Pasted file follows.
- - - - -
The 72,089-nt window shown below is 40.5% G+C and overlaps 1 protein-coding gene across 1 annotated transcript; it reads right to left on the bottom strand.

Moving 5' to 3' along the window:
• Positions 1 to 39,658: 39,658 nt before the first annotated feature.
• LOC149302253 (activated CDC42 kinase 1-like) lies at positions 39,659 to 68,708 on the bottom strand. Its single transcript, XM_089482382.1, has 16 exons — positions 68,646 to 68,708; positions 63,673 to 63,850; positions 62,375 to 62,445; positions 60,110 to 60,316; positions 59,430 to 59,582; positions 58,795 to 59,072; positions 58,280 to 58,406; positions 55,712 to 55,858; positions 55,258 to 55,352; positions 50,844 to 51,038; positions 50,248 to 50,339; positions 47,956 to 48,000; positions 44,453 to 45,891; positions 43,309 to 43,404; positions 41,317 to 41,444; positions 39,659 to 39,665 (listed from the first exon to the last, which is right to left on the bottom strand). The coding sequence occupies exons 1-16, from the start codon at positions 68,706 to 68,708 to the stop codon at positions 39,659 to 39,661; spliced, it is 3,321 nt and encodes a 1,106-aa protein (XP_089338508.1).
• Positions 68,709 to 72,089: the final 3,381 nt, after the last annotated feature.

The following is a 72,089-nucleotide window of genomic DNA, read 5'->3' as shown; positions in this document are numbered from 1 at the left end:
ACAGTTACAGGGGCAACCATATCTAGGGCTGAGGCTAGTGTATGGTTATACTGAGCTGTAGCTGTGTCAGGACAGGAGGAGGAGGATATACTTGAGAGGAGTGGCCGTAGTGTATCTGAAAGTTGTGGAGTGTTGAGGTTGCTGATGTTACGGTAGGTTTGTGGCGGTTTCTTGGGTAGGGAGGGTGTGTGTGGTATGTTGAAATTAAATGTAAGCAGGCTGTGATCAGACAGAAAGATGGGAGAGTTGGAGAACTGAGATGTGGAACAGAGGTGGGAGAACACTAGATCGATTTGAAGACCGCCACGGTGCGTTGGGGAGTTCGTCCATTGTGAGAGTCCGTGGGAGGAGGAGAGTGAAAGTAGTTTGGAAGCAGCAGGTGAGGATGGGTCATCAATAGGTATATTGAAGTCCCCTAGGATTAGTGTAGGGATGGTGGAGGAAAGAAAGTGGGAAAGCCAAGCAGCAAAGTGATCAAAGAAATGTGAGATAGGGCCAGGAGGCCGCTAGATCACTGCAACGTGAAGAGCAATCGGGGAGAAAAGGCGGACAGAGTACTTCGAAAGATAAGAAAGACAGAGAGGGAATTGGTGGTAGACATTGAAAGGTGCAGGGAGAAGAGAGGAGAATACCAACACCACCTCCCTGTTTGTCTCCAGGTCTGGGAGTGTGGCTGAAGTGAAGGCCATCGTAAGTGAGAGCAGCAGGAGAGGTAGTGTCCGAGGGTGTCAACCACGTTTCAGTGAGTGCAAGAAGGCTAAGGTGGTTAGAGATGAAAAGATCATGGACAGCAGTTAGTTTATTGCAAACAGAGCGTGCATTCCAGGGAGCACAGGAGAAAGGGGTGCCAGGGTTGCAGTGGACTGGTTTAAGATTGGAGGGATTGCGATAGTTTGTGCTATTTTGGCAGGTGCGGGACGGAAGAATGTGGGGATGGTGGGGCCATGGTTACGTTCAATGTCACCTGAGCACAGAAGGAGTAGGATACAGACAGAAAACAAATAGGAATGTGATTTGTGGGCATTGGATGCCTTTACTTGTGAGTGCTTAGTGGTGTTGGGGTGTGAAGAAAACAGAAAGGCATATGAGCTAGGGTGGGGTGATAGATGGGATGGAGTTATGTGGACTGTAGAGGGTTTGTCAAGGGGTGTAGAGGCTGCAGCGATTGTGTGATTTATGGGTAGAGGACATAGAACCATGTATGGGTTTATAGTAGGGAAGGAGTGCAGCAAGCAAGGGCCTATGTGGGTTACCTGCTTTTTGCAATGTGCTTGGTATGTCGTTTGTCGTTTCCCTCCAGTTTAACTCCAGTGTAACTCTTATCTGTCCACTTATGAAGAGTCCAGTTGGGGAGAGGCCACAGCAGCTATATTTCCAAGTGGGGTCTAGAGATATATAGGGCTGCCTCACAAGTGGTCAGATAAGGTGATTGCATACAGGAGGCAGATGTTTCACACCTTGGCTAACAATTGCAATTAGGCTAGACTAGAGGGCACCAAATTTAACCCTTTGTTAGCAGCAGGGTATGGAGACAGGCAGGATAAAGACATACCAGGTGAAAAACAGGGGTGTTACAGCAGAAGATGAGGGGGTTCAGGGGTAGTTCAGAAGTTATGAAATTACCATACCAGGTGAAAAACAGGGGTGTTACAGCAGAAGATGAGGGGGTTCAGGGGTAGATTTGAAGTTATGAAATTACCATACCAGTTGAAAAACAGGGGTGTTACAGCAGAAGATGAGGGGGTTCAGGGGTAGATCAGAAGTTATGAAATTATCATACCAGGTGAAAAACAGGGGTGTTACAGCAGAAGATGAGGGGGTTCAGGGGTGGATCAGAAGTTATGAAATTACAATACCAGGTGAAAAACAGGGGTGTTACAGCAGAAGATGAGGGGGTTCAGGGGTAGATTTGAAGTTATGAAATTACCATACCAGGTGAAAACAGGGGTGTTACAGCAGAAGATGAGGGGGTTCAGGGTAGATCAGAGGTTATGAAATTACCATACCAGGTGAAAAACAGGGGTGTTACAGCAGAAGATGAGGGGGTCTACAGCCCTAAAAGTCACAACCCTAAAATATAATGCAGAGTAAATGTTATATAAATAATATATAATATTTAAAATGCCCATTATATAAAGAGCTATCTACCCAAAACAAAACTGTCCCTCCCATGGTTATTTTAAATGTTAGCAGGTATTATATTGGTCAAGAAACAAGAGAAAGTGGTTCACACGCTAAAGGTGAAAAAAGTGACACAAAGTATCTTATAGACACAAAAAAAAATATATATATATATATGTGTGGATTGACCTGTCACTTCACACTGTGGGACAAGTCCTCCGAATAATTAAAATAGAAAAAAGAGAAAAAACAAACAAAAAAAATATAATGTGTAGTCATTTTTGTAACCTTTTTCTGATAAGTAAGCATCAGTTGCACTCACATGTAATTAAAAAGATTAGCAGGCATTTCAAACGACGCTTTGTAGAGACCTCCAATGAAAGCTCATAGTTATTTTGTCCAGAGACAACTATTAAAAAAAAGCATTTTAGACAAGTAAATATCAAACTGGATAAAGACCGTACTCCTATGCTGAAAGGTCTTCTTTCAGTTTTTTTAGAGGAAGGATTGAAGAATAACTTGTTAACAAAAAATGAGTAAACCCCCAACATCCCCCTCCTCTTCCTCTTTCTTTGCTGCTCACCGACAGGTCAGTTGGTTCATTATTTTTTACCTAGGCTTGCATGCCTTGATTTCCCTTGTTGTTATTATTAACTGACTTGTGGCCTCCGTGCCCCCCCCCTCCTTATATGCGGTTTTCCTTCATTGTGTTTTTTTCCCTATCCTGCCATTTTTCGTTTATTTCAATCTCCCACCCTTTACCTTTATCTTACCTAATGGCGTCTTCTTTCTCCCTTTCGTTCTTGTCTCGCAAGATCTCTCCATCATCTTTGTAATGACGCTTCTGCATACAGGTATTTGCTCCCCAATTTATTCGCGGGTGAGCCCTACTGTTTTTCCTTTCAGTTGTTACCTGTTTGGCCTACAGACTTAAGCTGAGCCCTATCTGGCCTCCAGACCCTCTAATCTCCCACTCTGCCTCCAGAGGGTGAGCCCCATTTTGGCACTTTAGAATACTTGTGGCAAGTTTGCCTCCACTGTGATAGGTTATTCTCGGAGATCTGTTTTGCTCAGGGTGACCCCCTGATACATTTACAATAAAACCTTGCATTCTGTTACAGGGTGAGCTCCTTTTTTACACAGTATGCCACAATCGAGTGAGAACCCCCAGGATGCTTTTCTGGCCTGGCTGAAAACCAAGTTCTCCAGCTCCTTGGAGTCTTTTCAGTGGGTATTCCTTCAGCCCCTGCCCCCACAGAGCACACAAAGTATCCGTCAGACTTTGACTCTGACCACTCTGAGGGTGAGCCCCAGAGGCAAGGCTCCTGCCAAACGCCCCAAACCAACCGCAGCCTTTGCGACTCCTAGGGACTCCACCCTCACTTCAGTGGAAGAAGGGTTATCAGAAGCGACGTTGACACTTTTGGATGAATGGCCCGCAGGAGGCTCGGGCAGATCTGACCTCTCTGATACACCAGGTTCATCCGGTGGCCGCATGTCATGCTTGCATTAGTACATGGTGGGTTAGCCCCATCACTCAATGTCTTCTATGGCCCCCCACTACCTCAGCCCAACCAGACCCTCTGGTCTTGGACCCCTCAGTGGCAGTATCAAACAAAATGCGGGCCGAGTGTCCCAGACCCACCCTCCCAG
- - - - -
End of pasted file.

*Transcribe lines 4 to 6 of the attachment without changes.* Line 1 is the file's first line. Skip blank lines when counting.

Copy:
• LOC149302253 (activated CDC42 kinase 1-like) lies at positions 39,659 to 68,708 on the bottom strand. Its single transcript, XM_089482382.1, has 16 exons — positions 68,646 to 68,708; positions 63,673 to 63,850; positions 62,375 to 62,445; positions 60,110 to 60,316; positions 59,430 to 59,582; positions 58,795 to 59,072; positions 58,280 to 58,406; positions 55,712 to 55,858; positions 55,258 to 55,352; positions 50,844 to 51,038; positions 50,248 to 50,339; positions 47,956 to 48,000; positions 44,453 to 45,891; positions 43,309 to 43,404; positions 41,317 to 41,444; positions 39,659 to 39,665 (listed from the first exon to the last, which is right to left on the bottom strand). The coding sequence occupies exons 1-16, from the start codon at positions 68,706 to 68,708 to the stop codon at positions 39,659 to 39,661; spliced, it is 3,321 nt and encodes a 1,106-aa protein (XP_089338508.1).
• Positions 68,709 to 72,089: the final 3,381 nt, after the last annotated feature.

The following is a 72,089-nucleotide window of genomic DNA, read 5'->3' as shown; positions in this document are numbered from 1 at the left end: